This must be the definitive review of the Iowa Class battleships that were the last of their breed in active service, now preserved uniquely for visitors. A serious book at a serious price, beautifully produced and presented. It is a must for every military professional historian and military history enthusiast. – Most Highly Recommended.
NAME: The Battleships of the Iowa Class, a Design and Operational History FILE: R3174 AUTHOR: Philippe Caresse, translated by Bruce Taylor PUBLISHER: US Naval Institute BINDING: hard back PRICE: £75.00 GENRE: Non Fiction SUBJECT: Washington Naval Treaty, WWII, World War II, World War 2, Second World War, war at sea, naval architecture, naval big guns, 16 in guns, sea-keeping, Pacific, Japan, peacetime navy, Korean War, Cold War, Gulf War, preservation, anti- aircraft guns, secondary armament, cruise missiles CIWS, Gatling guns ISBN: 1-52677-318-X PAGES: 522 IMAGE: B3174.jpg BUYNOW: tinyurl.com/ya47jrtx LINKS: DESCRIPTION: This must be the definitive review of the Iowa Class battleships that were the last of their breed in active service, now preserved uniquely for visitors. A serious book at a serious price, beautifully produced and presented. It is a must for every military professional, historian and military history enthusiast. – Most Highly Recommended.
When a book like this comes across the desk for review, it raises the sadness at the contraction and closure of lending libraries because this is a book that is beyond the pockets of many readers who were once so ably served by lending libraries. For the serious student of military, and specifically naval, history it represents great value for money. The author has a passion for his subject and an attention to detail that a book like this deserves. The text is served very well by a wealth of photographs, many of them rare, some outstanding sketches and detailed drawings. The quality of production and presentation is outstanding.
The Iowa Class were the pinnacle of US battleship design and construction. The economy wartime construction HMS Vanguard, armed with her great aunts teeth, was to prove a much better sea-keeper than the Iowa Class in post-WWII exercises. The Japanese had deployed battleships with greater guns during WWII, and the German Tirpitz and Bismark were arguably the best armoured battleships, not that that saved them from being sunk by the British. However, the Iowa Class outlived them all and are now preserved for visitors.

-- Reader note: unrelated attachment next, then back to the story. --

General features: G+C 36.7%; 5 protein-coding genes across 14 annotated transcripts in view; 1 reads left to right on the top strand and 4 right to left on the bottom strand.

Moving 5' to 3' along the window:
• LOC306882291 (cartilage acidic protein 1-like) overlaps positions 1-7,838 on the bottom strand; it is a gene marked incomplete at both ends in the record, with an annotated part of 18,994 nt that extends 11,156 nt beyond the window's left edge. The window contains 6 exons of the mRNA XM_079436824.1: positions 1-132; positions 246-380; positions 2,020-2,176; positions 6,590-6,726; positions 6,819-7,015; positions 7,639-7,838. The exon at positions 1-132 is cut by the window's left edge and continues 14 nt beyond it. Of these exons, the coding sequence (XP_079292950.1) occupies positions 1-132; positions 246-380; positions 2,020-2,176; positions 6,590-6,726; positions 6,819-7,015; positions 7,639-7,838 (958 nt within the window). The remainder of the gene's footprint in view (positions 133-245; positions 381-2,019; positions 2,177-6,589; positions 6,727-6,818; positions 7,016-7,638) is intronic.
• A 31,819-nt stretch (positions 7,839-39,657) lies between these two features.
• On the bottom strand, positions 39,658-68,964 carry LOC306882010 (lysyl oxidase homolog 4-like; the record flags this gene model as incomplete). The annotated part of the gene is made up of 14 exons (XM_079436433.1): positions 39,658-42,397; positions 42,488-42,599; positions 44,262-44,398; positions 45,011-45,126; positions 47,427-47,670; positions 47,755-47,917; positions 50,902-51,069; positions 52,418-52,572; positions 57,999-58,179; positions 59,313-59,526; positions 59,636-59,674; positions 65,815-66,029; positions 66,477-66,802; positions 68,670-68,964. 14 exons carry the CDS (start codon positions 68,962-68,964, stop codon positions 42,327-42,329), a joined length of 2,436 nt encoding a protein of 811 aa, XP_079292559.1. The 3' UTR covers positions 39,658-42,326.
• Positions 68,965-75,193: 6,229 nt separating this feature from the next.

Built for the post-Pearl Harbour revenge, the Iowas took advantage of all of the skill and history of US Battleship design. They were well-built and employed the best materials and components available. They enjoyed a long history, coming back into service for the Vietnam War and the 1990/91 Gulf War. They carried a formidable anti-aircraft armament, correcting the deficiencies so often seen in other battleships. They were equipped with spotter planes but from the beginning used the most capable radar available that made spotter seaplanes largely unnecessary. They hosted helicopters and the secondary armament was cut back to make way for cruise missiles and radar controlled Close In Weapons Systems. When finally retired they were the end of an era not just for the US Navy but for the World.